Perhaps one of the most notable health campaigns of the time was 1995’s Bladder Health Week, allowing for public education on urinary incontinence to be more easily accessible1. The de-stigmatisation of many other illnesses and diseases follows, including irritable bowel syndrome or colon cancer1.
Wellness becomes the main interest of the baby boomer generation in the 1970s, as many young adults of the time embraced a healthy and active lifestyle. In the 1980s the American Cancer Society’s Great American Smoke-Out campaign took off. Many hospitals in the country began offering smoking cessation programs, alongside nutrition and stress management classes, as a result1.
Sick care becomes well care, as the early 2000s healthcare campaigns made patients aware of preventative options, as opposed to treatment, for a better overall prognosis in patient health. Social media continues to fuel this initiative, as vitamins and nutritional supplements demand increases, alongside wellness forums and blog posts. Perhaps the most successful platform remains WebMD, receiving over 17.1 million views by 2007, only 8 years after its launch in 19991.
Patient advocacy stems from the overall growth of the healthcare communications sector, as campaigns for acquired immune deficiency syndrome (AIDS) begin. The 1980s and 1990s see the stigma of diagnosis develop into a death sentence, as investment in effective treatments falls short. The media coverage of a student becoming infected with HIV from contaminated blood treatments in 1984 sparked outroar, as many teachers and parents opposed the student’s return to school1. A legal battle with the school system began, as media coverage propelled the issue into public attention, featuring celebrities such as Elton John and Michael Jackson taking a stance against AIDS, and pushing for better treatment1.
Named in honour of the student, the Ryan White CARE Act became a major part of AIDS legislation in the United States, whilst Ryan White Programs remain the largest providers of services for people living with HIV/AIDS today. Currently, HIV is managed as a chronic condition, and a no longer a death sentence, as combination antiretroviral therapy became more whitespread1.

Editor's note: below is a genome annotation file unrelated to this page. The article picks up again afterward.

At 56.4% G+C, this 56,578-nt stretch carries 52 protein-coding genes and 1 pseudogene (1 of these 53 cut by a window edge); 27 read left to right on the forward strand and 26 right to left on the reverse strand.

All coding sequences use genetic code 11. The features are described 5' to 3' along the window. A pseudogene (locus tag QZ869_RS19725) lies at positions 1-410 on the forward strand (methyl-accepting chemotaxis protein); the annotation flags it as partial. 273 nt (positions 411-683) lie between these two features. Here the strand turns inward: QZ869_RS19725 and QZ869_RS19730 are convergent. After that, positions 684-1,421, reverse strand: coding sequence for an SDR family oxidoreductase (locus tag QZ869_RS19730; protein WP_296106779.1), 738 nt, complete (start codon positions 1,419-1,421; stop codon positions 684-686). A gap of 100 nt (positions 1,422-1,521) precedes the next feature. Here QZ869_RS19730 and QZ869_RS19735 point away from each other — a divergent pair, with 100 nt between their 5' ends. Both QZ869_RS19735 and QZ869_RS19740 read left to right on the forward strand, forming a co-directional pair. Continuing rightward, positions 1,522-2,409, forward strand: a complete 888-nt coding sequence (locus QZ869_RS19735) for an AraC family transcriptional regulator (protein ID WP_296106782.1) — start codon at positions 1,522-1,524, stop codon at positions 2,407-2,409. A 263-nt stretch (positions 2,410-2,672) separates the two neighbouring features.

Breast cancer followed a similar trajectory to HIV/AIDS, claiming the lives of over half a million women each year in the US alone at the time. The disease didn’t benefit from coverage on its devastating impact, prompting Nancy Brinker to create the Komen Foundation in 1982.
By 2009, The Komen Foundation raised over $1.5 billion for the education and research on breast cancer, as the pink ribbon becomes the staple mark for supporters worldwide. Today, October marks breast cancer awareness month, prompting millions of women to seek breast exams each year.
From the humble beginnings of ancient civilisations to the invention of the telephone and the internet, the Med Comms field has expanded to become an integral part of our lives today. As every generation continued to adapt and overcome the challenges of their time, every decade of the past is marked by one or several healthcare campaigns that changed the medical field forever. Many issues continue to challenge our present and future, however, the sustained effort of medical communications over the years continues to bring pharmaceutical companies and medical experts closer to finding solutions… and solving problems.
Take a step forward and share the initiatives that make you proud to be part of Med Comms!
1. Hicks, N. J. & Mazzola Nicols, C. Health Industry Communication. in Jones & Barlett Learning vol. 1 1–11 (2015).
2. Metwaly, A. M. et al. Traditional ancient Egyptian medicine: A review. Saudi Journal of Biological Sciences vol. 28 5823–5832 (2021).
3. Kassell, L. Casebooks in early modern England: Medicine, astrology, and written records. Bulletin of the History of Medicine 88, 595–625 (2014).
4. Telemedicine, I. of M. (US) C. on E. C. A. of & Field, M. J. Evolution and Current Applications of Telemedicine. (1996).